The plan was to launch a cloud of tiny satellites into space, each one no bigger than a quarter, and scatter them like spare change in the orbital dusk.
But two weeks after a successful launch, there are concerns that the larger satellite carrying all those tiny ones—known as sprites—will burn up before the sprites are deployed.
The satellites were designed by scientists at Cornell who want to replicate the success of Sputnik, the beach-ball-sized Soviet satellite that launched in 1957 and officially set off the space race. These sprites are each less than one ten-millionth Sputnik's size, but with all the functionality of the original.
"Our design packages the traditional spacecraft systems (power, propulsion, communications, etc) onto a single silicon microchip smaller than a dime and unconstrained by onboard fuel," scientists said in a description of the project.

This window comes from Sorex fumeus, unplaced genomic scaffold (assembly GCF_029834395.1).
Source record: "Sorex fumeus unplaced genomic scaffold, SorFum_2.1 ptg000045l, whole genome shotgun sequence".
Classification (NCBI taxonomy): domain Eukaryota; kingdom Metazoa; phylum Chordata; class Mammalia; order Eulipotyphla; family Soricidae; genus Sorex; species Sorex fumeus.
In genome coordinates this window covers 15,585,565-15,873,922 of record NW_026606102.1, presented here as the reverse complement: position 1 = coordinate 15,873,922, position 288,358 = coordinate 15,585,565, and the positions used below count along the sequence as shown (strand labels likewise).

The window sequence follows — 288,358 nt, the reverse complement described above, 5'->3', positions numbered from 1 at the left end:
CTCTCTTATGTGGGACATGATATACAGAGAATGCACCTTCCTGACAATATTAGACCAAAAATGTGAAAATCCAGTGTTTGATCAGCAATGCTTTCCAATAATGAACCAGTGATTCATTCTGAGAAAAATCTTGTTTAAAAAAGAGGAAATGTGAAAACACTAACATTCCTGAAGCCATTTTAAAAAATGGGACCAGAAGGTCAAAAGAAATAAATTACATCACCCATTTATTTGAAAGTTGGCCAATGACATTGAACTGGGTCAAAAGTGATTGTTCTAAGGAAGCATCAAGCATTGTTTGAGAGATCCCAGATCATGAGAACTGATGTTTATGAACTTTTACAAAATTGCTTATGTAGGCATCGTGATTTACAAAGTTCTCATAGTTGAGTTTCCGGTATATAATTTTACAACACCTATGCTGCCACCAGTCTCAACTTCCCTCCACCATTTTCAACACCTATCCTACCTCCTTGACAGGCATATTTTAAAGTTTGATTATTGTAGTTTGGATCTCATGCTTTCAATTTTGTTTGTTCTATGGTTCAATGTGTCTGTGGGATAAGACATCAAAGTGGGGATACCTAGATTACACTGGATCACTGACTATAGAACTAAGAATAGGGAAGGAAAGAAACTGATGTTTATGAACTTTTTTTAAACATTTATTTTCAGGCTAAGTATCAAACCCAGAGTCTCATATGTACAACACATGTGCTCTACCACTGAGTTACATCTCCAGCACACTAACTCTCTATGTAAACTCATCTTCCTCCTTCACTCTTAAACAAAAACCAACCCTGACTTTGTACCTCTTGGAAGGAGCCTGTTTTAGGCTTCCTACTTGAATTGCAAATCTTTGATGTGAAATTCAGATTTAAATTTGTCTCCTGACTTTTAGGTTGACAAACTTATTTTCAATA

Now, those scientists are waiting—along with 315 backers who contributed nearly $75,000 on Kickstarter to support the project—to see if a technological snafu can be corrected before all of the satellites burn up in the atmosphere.
The sprites were set to be deployed from a larger satellite, known as KickSat, on May 4. Here's a video that shows how KickSat is designed to disperse sprites across space:
KickSat hitched a ride on a NASA-contracted CRS-3 spacecraft that was launched April 18 to resupply the International Space Station. But some time in the morning on April 30, KickSat's master clock reset itself. That master clock is what runs the countdown to deploy the sprites, the essential task pushed back by the unexpected reset to May 16 instead of May 4 as originally planned.